Precedence: bulk
Subject: Chalkhills #71

                  Chalkhills, Number 71

                 Friday, 8 December 1989
Today's Topics:
        Re: _English Settlement_ = XTC Conspiracy?
        People Don't Really Listen (Was Early XTC)
                     Making Plans...
                       XTC in dub?

Date: Mon, 4 Dec 1989 22:45:08 PST
From: John M. Relph <>
Subject: Re: _English Settlement_ = XTC Conspiracy?

Joe Lynn (oconnor!keaton! writes:
>	BTW, does anyone know who acted as XTC's "Dave Dexter" and
>	whittled _Settlement_ down to one LP?  I know CBS did it
>	to make the LP more 'accessible' to the US market...

Andy had this to say in the same interview that I quoted from
in Chalkhils #70 (_Progressive Media_, April 26, 1982):

      The U.S. pressing of _English Settlement_ is a single
    album as opposed to the two disc English release, a
    difference that has Partridge a bit nettled at their U.S.
    label Epic Records.  "I'm amazed that they trimmed it down
    -- I don't know why they did," he says.  "We asked them to
    sell it for the price of a single album because that's all
    it costs to make.  An actual plastic disc costs a few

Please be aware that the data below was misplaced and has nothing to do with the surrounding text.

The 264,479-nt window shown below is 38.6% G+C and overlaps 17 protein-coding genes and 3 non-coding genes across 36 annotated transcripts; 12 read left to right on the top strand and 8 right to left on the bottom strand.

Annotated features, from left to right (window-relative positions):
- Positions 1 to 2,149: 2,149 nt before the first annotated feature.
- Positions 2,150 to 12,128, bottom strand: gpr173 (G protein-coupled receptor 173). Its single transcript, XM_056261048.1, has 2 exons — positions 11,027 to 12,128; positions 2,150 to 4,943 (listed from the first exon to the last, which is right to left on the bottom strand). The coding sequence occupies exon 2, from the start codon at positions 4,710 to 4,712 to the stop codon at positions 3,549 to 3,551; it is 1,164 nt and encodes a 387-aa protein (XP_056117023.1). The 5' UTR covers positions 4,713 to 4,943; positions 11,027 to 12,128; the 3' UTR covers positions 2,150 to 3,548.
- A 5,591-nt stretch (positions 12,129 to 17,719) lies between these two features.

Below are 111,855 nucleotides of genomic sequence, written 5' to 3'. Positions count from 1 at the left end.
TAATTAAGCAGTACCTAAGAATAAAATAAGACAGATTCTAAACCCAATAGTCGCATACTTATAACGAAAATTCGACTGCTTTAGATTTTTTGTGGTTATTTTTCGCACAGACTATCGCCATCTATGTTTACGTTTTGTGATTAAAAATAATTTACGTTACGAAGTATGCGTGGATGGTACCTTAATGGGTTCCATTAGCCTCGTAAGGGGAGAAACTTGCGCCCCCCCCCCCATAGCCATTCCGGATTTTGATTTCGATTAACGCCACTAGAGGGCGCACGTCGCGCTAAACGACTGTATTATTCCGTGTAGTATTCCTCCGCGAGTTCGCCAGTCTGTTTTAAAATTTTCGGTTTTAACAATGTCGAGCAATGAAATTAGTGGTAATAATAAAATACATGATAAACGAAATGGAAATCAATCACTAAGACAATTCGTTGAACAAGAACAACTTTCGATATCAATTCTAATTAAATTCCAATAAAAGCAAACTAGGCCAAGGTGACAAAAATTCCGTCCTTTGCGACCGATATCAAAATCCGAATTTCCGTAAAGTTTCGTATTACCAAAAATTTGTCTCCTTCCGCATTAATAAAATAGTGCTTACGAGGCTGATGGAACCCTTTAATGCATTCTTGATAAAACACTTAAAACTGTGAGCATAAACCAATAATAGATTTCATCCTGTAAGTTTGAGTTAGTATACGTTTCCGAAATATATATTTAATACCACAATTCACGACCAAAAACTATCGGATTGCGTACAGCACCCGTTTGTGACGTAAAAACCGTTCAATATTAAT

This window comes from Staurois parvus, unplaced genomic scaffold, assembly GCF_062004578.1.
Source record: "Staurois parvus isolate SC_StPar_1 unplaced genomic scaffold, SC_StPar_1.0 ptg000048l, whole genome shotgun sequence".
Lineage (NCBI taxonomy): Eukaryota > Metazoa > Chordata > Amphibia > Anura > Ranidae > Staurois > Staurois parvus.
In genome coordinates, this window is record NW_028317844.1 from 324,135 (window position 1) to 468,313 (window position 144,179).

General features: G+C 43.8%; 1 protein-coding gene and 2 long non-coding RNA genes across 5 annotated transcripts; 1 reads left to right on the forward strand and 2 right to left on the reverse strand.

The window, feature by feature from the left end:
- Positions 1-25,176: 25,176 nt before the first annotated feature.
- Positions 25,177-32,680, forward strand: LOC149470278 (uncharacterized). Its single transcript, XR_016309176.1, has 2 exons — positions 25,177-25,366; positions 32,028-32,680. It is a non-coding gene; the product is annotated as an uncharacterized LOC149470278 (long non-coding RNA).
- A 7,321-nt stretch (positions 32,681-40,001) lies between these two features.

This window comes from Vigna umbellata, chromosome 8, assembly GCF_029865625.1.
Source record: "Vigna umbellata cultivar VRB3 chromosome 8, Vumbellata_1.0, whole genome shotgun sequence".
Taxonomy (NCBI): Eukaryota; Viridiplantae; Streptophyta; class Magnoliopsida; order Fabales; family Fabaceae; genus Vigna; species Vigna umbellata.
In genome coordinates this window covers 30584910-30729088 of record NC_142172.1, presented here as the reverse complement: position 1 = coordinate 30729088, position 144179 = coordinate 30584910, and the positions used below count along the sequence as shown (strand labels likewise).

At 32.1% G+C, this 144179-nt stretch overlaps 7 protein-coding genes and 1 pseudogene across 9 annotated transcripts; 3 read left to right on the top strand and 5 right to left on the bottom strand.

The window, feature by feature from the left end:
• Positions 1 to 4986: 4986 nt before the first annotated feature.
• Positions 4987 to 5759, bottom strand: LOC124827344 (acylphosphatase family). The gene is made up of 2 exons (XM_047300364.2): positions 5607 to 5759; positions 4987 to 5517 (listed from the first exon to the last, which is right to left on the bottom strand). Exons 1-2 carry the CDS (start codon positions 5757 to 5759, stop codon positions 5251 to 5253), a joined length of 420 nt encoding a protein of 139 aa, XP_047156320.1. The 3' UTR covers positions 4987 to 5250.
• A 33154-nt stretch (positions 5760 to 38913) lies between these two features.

cents to produce, so I can't see what the difficulty was.
    I'd better not dwell on it too much," he sighs, "because
    it's a really touchy subject."

      "The American cover doesn't have the embossing, another
    point I'm really sore about," he adds.  "It looks
    decidedly dull.  I dont want to sound like I'm slagging
    CBS all the time, but I wish they'd just do what they're
    asked, actually.  I know I'm going to be apologizing all
    over America for the apparently substandard cover."


Date: Tue, 5 Dec 89 11:10:21 PST
From: (Why be a Starving Artist, when Computers can make you rich?)
Subject: People Don't Really Listen (Was Early XTC)

	First of all, any implied personal attacks here are all in the
	spirit of cheerful debate and not meant to be taken personally! (Ed Aubry) Sez:
>In Article 33498 (<1353@sas.UUCP>) of, bts@sas.UUCP
>(Brian T. Schellenberger) writes, concerning the album _Go 2_:
>>*ANYWAY*, the question is:  Was this, like, the worst album they ever made, so